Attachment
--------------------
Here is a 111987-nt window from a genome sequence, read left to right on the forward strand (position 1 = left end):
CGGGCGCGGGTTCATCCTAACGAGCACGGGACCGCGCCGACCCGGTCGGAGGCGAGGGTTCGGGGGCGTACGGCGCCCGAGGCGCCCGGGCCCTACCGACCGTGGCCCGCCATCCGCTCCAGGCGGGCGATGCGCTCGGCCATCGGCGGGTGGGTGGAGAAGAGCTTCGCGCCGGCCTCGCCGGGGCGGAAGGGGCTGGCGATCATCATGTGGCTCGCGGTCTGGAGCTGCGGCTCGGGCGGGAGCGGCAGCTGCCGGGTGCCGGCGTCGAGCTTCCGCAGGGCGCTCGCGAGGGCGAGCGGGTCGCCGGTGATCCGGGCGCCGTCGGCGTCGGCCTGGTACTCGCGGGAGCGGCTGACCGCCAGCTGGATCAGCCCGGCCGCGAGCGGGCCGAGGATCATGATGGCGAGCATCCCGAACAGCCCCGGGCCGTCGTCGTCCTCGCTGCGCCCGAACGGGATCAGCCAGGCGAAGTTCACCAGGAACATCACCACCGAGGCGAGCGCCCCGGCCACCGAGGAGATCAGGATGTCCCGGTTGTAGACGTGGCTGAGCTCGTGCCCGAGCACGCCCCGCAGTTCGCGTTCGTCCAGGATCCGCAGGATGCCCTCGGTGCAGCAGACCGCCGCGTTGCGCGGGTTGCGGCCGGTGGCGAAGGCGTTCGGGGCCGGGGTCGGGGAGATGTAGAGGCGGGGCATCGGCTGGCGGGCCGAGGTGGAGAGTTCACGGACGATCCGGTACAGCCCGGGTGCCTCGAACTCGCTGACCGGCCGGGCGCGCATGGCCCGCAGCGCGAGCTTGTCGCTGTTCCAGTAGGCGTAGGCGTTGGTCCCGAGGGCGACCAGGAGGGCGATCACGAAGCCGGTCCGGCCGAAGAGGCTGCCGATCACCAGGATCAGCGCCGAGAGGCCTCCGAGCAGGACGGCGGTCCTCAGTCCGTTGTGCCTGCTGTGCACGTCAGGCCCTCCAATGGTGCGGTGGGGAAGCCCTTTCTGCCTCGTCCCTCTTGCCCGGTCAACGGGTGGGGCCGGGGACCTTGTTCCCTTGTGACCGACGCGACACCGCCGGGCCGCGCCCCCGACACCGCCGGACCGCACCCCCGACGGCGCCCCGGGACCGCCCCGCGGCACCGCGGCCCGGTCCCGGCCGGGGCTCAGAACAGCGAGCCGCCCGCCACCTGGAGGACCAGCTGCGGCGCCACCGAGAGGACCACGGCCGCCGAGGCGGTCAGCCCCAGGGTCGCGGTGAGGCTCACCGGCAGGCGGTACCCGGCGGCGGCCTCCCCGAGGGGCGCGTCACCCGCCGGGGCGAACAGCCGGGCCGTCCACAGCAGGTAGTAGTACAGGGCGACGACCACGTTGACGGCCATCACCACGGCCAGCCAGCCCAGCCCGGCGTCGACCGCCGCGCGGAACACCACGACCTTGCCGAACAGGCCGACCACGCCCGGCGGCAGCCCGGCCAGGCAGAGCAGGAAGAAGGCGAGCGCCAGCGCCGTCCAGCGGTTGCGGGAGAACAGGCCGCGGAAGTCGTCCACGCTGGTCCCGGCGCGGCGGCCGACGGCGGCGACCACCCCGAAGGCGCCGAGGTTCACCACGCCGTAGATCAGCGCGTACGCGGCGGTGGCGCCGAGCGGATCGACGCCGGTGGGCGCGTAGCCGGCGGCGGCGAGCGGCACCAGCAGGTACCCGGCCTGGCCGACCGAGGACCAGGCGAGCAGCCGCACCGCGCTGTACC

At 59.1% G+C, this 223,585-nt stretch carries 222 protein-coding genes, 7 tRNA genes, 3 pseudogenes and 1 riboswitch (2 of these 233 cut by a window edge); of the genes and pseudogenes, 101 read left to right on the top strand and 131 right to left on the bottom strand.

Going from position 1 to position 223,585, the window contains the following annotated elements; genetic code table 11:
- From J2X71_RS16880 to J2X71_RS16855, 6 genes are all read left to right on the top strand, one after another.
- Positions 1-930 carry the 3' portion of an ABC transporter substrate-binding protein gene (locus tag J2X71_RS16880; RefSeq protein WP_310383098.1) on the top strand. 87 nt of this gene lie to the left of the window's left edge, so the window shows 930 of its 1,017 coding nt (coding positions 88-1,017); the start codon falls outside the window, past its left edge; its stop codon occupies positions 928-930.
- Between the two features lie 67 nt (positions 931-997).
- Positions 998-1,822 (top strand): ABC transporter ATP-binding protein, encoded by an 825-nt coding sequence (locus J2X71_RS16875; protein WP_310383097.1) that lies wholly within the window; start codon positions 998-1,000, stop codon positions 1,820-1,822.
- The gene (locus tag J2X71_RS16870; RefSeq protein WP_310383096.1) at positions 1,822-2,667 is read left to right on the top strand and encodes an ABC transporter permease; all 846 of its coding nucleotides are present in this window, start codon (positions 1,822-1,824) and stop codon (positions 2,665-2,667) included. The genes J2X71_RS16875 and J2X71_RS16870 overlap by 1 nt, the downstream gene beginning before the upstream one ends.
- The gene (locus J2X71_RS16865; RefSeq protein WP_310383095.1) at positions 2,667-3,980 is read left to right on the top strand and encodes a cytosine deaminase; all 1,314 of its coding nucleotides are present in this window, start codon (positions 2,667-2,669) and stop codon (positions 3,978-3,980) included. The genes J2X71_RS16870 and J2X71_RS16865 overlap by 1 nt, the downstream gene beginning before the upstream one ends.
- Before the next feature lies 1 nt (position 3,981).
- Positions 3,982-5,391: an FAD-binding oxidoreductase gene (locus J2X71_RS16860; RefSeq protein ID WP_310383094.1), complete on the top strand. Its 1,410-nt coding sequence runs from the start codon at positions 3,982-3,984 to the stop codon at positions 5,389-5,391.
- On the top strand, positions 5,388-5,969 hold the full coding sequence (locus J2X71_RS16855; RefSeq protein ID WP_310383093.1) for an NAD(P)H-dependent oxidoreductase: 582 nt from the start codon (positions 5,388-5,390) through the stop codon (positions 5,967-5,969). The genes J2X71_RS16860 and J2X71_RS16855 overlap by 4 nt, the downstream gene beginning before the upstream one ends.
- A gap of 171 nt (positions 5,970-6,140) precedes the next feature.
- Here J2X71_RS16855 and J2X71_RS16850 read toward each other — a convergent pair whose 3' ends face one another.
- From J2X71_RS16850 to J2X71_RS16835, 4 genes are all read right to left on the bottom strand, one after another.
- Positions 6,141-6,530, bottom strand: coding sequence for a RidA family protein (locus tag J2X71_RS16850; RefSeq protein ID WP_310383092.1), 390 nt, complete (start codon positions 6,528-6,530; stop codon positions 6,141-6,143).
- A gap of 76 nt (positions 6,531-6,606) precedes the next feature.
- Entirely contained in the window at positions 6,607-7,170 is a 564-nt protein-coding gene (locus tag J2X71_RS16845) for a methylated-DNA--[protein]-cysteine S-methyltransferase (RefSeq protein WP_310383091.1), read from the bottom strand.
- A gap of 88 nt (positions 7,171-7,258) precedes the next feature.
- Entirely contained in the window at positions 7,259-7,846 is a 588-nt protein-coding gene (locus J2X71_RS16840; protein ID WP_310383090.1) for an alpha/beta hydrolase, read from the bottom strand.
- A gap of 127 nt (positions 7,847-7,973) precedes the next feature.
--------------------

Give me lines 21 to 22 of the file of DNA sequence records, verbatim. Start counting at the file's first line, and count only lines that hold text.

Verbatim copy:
- Entirely contained in the window at positions 7,259-7,846 is a 588-nt protein-coding gene (locus J2X71_RS16840; protein ID WP_310383090.1) for an alpha/beta hydrolase, read from the bottom strand.
- A gap of 127 nt (positions 7,847-7,973) precedes the next feature.